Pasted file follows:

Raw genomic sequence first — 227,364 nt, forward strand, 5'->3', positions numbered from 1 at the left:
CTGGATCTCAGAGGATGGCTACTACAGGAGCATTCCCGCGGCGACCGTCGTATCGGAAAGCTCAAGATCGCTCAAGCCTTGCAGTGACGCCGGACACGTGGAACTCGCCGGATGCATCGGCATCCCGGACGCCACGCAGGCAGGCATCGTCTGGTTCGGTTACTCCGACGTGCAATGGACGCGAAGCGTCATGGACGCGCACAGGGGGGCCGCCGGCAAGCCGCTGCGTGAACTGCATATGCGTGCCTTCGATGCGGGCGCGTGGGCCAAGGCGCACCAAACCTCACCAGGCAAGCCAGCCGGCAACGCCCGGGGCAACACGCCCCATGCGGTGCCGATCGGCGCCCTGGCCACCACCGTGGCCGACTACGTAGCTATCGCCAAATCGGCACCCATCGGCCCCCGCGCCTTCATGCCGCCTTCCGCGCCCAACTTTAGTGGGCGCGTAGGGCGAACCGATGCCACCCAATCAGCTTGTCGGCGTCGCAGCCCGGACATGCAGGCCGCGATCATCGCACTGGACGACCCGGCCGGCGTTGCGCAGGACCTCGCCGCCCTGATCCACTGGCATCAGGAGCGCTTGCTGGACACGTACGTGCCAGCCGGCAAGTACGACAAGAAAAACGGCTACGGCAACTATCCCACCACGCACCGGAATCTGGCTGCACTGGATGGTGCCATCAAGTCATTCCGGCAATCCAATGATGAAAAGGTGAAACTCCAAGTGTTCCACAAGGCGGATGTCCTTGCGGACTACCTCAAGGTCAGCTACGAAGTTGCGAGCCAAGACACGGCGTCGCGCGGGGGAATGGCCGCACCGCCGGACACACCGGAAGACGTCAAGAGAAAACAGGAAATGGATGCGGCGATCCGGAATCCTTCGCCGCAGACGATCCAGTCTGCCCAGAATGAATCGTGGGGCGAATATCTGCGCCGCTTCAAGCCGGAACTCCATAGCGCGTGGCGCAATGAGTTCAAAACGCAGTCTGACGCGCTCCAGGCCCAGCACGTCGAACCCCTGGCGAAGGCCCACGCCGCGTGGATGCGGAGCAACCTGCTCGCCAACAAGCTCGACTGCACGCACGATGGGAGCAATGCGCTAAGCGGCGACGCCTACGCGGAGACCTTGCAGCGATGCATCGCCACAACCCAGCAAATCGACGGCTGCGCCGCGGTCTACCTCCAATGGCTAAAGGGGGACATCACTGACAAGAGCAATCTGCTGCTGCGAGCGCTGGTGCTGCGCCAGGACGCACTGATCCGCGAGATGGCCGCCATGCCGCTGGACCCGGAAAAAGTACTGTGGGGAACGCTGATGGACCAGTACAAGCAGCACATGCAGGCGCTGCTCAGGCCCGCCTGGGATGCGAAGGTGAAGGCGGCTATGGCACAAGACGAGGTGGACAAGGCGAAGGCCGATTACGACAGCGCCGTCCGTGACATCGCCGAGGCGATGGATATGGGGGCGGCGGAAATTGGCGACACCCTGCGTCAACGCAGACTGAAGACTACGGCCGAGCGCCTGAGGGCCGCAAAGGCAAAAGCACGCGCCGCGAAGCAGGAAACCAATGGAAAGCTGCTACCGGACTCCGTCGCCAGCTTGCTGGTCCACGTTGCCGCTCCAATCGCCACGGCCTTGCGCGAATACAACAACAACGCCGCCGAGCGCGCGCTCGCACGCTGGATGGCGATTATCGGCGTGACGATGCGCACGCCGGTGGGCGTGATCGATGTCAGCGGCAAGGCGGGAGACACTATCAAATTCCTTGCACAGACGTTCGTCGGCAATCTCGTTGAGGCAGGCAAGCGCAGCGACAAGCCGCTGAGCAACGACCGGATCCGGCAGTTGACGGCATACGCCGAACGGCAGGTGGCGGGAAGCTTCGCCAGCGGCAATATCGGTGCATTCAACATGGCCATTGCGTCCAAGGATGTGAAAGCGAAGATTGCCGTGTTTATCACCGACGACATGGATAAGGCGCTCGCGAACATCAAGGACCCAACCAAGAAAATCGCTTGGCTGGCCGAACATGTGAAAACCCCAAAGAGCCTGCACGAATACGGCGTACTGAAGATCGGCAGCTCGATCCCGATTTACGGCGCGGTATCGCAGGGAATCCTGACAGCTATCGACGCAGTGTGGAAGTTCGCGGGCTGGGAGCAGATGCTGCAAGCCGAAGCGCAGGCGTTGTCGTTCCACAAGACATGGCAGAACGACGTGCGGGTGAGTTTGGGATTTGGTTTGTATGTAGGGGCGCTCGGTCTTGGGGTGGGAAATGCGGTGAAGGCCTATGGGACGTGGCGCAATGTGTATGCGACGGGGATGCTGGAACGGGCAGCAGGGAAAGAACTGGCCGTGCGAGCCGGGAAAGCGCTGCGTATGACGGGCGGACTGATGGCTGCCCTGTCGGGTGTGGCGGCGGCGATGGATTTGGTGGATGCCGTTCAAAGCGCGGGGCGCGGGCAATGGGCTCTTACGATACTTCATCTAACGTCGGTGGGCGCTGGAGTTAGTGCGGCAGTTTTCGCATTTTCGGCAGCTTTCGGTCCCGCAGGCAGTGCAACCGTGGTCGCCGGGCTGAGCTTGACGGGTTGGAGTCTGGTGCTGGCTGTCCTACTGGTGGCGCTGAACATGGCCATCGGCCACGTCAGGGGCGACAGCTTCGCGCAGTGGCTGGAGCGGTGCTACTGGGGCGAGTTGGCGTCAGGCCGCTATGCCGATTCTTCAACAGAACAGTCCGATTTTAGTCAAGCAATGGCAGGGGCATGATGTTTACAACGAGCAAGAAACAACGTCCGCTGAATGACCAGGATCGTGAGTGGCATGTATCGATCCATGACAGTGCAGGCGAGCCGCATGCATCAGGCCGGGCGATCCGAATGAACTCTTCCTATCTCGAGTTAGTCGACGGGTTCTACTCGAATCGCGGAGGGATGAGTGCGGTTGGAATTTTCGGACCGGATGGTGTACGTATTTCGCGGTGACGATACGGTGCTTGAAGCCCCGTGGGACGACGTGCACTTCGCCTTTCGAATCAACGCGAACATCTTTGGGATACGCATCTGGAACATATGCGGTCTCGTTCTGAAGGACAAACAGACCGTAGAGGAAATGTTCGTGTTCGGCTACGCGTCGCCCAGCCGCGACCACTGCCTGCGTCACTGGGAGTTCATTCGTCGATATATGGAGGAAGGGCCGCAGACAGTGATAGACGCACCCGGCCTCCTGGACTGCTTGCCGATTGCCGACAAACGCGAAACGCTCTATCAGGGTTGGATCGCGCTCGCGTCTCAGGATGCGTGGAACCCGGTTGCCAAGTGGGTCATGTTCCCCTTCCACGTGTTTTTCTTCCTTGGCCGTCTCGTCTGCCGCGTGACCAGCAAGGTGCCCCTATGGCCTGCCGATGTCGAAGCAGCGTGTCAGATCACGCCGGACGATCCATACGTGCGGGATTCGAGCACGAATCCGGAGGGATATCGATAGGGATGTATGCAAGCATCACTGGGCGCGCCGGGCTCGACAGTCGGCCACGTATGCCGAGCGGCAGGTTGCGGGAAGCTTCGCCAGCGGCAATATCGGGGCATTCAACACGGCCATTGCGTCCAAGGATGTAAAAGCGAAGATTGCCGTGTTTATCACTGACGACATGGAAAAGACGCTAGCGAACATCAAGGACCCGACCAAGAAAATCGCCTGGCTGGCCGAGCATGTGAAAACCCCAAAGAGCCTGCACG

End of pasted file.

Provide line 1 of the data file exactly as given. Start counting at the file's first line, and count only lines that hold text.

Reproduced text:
Raw genomic sequence first — 227,364 nt, forward strand, 5'->3', positions numbered from 1 at the left: